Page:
cover, By The WayDave Rowe’s By The Way is the final album in my selection. This one is firmly in the field of folk music. Dave Rowe may not be known to many on this side of the ocean, but in the U.S.A, people certainly may know Dave as a member of the Maine-based trio Turkey Hollow (formerly Rowe by Rowe), when he sang with his dad (the late Tom Rowe of Schooner Fare) in the early ’90s. These days, Dave Rowe is in high demand with audiences on Maine’s music scene. This is Dave’s first solo album and I am reminded again why I like acoustic folk music so much. It’s really a very good album. Dave is a nice singer with a soft melodic voice that delivers excellent clarity and diction. Accompaniment is provided by a nice acoustic guitar style with some superb solos when needed. These are very American ballads with an occasional touch of bluegrass, which gives the album a well balanced feel that is easy on the ear. Dave and his wife Kimberly run Cheshire Moon Studios, so it’s here Dave recorded, mixed and mastered all the songs he wrote. As far as I can tell, Dave double-tracks the vocal harmonises and maybe plays some of the other instruments, bass, piano, and banjo himself. The songs are well crafted and show shades of Gordon Lightfoot and Tom Paxton.

Dave Rowe’s songs are “By The Way” and he “Happy Will Be” if he finds a “Rose of Another Kind” down by the “Lovers Tree” in the “Springtime Love” that made him a “Lucky Fool” and shows “Signs” that “Someday” he “Can’t Stop” and is “Gonna Miss You” when you’re gone. So he is “Howling At The Moon” making a “Lonesome Sound.” But he still has “Fences To Mend” and reminds you that you’re “Not Forgotten.”

Dave Rowe has a Web site with details of his new band; check it out. I can certainly recommend you get this album. It’s worth listening to.

Once again, here are albums from singers unheard of on my side of the pond. Each one is working in a different field of music and hoping for your attention, and as such, the albums are well worth searching for.

(Heart Wreck Records,2002)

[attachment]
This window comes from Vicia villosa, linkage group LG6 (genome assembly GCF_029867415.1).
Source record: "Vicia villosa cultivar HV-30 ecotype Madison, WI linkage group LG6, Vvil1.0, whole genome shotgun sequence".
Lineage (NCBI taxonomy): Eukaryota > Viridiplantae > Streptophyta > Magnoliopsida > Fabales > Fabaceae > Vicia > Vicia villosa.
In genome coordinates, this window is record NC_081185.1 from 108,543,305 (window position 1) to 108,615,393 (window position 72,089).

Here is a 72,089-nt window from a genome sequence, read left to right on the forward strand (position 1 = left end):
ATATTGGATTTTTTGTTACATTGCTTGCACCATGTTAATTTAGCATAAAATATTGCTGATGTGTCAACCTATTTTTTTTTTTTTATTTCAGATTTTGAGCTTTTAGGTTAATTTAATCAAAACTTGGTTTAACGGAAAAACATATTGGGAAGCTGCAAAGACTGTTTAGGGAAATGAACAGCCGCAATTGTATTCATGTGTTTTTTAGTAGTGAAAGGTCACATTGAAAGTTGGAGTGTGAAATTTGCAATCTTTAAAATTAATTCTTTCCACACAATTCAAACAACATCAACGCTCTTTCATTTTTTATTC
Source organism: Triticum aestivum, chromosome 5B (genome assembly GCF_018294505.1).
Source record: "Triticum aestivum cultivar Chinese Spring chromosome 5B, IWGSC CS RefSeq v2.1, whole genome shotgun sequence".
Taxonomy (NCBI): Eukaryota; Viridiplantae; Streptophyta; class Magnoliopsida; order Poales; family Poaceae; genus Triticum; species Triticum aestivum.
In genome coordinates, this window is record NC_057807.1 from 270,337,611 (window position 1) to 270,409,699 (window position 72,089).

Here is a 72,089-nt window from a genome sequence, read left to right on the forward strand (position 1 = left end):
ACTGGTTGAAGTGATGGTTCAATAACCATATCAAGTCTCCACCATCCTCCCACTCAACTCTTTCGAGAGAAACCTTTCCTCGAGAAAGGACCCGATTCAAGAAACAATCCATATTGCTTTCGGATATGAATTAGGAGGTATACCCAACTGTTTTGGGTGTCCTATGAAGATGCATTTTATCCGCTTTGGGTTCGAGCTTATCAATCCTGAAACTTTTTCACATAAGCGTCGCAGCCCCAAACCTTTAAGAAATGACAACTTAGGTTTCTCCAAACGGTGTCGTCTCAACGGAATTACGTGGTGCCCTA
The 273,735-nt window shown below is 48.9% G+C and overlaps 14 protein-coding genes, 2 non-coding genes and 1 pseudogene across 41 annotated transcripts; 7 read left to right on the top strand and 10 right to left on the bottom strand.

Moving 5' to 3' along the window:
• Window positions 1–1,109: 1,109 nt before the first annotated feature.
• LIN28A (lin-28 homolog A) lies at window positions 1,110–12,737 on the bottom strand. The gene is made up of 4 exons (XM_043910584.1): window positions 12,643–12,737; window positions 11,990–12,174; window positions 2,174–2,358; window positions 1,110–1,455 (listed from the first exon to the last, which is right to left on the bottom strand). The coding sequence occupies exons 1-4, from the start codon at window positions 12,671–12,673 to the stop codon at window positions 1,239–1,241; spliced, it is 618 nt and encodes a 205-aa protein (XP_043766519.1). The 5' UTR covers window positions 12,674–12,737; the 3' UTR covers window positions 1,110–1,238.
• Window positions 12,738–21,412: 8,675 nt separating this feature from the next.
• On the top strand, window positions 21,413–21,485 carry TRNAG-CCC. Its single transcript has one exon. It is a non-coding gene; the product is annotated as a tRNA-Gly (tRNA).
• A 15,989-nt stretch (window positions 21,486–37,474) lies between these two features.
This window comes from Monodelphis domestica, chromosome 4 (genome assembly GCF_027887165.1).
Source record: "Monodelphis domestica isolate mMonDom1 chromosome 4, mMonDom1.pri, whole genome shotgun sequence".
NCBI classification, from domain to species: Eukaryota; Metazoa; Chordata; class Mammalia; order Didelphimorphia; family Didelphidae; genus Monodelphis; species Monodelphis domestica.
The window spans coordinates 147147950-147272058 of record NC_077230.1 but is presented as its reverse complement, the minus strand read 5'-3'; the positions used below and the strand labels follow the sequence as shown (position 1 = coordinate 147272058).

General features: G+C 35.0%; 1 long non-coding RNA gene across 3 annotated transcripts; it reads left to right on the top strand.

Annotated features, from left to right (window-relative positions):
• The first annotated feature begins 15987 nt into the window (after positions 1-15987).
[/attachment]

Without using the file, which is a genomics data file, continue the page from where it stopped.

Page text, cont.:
(Liza Garelik, 2003)
(Inner Flow Music, 2003)
(Outer Green Records, 2002)

Peter Massey

Born in 1945, Peter Massey, Senior Writer, is now living in the city of Chester, England with his wife Sandra. Now medically retired he worked for 35 years in the shoe business. He has been a semi-professional musician and singer performing mainly traditional / contemporary folk songs for over 38 years as part of the duo (and sometimes trio) 'The Marrowbones'. His musical interest started at the age of 14 with Rock 'n' Roll and by the time his seventeenth birthday came along he was already playing rock 'n' roll and R&B in and around the local dance venues and clubs such as the Cavern in Liverpool. Thankfully he was saved from the evils of rock 'n' roll when he discovered real music and folk clubs. His collection of recordings houses over 3500 folk songs alone. Other interests and hobbies include Computers and Amateur Radio (he has a class A G4 call sign) His latest project is 'The Little Room Studio' dedicated to making 'live' recordings of folk artists and producing their work on to CD using a portable digital recording studio. To date he has written and composed over 12 folk songs and co-wrote with Gordon Morris another 10 that have been recorded on CD. The song writing has continued and they have another 10 songs in the pipeline not yet recorded to CD. Favourite music / bands at the moment are Steeleye Span, The Battlefield Band, Little Johnny England and Fairport Convention, (in that order), and much admires the work of Martin Carthy, Martin Simpson, Roy Bailey, Vin Garbutt, and Bob Fox, to name but a few! You can visit the crummy Web site here and read about The Marrowbones and how to get your free songbook.